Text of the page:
Greg Kelley, a former Texas high school football player who was legally exonerated last November following a wrongful conviction in 2014 in a child sexual assault case, has signed with Eastern Michigan on a football scholarship.
"I am excited to announce that I have been offered a D1 full ride scholarship to play football for [Eastern Michigan]!!" Kelley said in an Instagram post.
Kelley's case is the subject of "Outcry," a five-hour Showtime documentary series released in July that focuses on his conviction and the six-year attempt to overturn it.
Now 25, Kelley has worked since his conviction to clear his name in hopes of fulfilling a dream of playing college football.
"I've got this opportunity to seize to play football," Kelley told ESPN in February. "It's what I love. And I believe you should do the thing that makes you happy and gives you peace. I want to be free. I want to close this the right way."
"We believe that much of Greg's youth has been taken away from him and we want to give him the opportunity to live out his dream of playing Division I football," Eastern Michigan coach Chris Creighton said Saturday.
Kelley enrolled at the University of Texas in January with the hope of walking on with the Longhorns. He attended a tryout in February but was informed this month that Texas will not be adding any new players to the roster this fall. A 6-foot-1, 215-pound safety, Kelley told ESPN he is excited to "shake off the cobwebs" after seven years away from football and will play at the same rover position at EMU that he played in high school.
Since he moved back to Austin last fall, Kelley has been working out with former Texas running back Jeremy Hills, an elite football trainer. Hills, who trains NFL players including Earl Thomas III and Landon Collins, said he was blown away by what he saw after he initially offered Kelley a chance to work out with him as a favor after following his case in the local news.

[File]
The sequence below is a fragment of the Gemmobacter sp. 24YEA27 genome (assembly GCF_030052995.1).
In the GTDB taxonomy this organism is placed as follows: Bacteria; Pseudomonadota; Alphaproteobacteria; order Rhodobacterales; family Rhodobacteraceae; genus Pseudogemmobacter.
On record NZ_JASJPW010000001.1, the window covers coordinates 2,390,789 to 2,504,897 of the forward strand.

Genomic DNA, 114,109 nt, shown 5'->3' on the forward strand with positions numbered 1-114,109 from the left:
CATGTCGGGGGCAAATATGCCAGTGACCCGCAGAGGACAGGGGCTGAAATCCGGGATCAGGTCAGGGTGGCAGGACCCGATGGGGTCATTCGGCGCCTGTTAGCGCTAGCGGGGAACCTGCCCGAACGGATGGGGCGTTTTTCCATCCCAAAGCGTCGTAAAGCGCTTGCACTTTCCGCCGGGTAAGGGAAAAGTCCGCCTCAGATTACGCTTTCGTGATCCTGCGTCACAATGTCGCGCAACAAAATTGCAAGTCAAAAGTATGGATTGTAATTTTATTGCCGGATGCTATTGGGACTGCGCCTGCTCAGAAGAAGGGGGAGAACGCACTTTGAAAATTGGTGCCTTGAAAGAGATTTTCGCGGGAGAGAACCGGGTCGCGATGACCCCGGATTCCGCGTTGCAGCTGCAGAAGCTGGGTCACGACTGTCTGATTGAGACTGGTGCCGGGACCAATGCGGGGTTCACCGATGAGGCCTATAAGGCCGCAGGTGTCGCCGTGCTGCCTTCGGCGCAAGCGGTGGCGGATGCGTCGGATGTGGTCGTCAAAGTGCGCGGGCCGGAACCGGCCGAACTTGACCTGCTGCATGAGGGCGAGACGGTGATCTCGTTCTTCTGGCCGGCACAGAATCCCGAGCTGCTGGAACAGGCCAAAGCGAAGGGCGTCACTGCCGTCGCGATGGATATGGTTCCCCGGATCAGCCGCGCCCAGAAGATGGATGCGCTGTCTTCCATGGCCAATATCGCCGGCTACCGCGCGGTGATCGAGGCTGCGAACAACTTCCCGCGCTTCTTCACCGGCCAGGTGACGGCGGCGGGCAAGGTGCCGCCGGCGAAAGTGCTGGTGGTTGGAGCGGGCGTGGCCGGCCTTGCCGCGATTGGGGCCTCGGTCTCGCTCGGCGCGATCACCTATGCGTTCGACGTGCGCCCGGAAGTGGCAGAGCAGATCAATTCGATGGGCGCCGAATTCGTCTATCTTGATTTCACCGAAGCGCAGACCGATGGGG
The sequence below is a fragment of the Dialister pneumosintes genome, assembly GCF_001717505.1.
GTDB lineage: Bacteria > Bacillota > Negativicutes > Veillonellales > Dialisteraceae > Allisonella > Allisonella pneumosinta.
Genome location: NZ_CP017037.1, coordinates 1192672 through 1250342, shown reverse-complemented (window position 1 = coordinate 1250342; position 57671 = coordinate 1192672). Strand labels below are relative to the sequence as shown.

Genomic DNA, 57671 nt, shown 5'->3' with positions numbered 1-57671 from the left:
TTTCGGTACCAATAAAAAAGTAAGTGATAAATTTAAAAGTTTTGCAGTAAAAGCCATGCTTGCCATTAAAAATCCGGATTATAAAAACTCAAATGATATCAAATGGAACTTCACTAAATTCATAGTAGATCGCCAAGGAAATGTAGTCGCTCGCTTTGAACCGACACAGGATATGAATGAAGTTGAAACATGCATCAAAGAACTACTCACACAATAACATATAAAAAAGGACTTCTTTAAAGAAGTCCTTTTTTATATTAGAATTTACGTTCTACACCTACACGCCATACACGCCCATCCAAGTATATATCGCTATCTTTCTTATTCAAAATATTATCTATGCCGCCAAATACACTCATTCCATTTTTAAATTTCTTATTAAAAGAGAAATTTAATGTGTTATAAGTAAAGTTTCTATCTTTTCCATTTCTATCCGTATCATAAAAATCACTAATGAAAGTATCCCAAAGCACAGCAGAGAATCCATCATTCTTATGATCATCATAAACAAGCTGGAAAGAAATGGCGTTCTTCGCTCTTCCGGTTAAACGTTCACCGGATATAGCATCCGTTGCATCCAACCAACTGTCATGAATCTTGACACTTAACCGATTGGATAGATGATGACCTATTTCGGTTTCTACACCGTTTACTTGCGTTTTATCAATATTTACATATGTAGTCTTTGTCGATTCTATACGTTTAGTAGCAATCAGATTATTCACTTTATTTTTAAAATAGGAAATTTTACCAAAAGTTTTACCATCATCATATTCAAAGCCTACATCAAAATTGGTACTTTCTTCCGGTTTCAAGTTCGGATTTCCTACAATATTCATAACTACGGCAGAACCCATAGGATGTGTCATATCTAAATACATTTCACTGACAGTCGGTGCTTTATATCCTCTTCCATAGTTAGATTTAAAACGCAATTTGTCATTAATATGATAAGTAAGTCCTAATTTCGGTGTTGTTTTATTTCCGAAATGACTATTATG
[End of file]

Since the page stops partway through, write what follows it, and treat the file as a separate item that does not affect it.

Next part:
"You really start looking at Greg and realize not only can this kid move well, he'll probably play on Saturdays at a big-time program. Like, I realized this wasn't charity work. This was an actual ballplayer."
Kelley's case dates back to 2013, when he was a standout football player in Leander, Texas, who was committed to UTSA. He was arrested during his senior year based on a sexual abuse allegation by a 4-year-old child in an in-home day care at a home where Kelley was staying with a friend and his family.
Kelley was convicted and sentenced to 25 years without the possibility of parole, despite the lack of any physical evidence. He was released on bond in 2017 when Shawn Dick, a newly elected Williamson County district attorney, reopened Kelley's case based on evidence from an appellate lawyer and a subsequent investigation by the Texas Rangers that found fault with the investigation.
The Texas Court of Criminal Appeals overturned Kelley's conviction last November, writing that "the system failed him, for it convicted an innocent man." Weeks later, a new judge in the Texas district court where Kelley was originally convicted held a hearing and said, "I declare you innocent, and you are fully exonerated."
For Kelley, finally earning a scholarship is the fulfillment of a goal that he's long held, dating to his childhood.
"I know that these past six years I had to prove myself to save my life so I can prove myself that I can play ball," he said.
Eastern Michigan plays in the MAC, which postponed football until the spring but is discussing a revised fall schedule.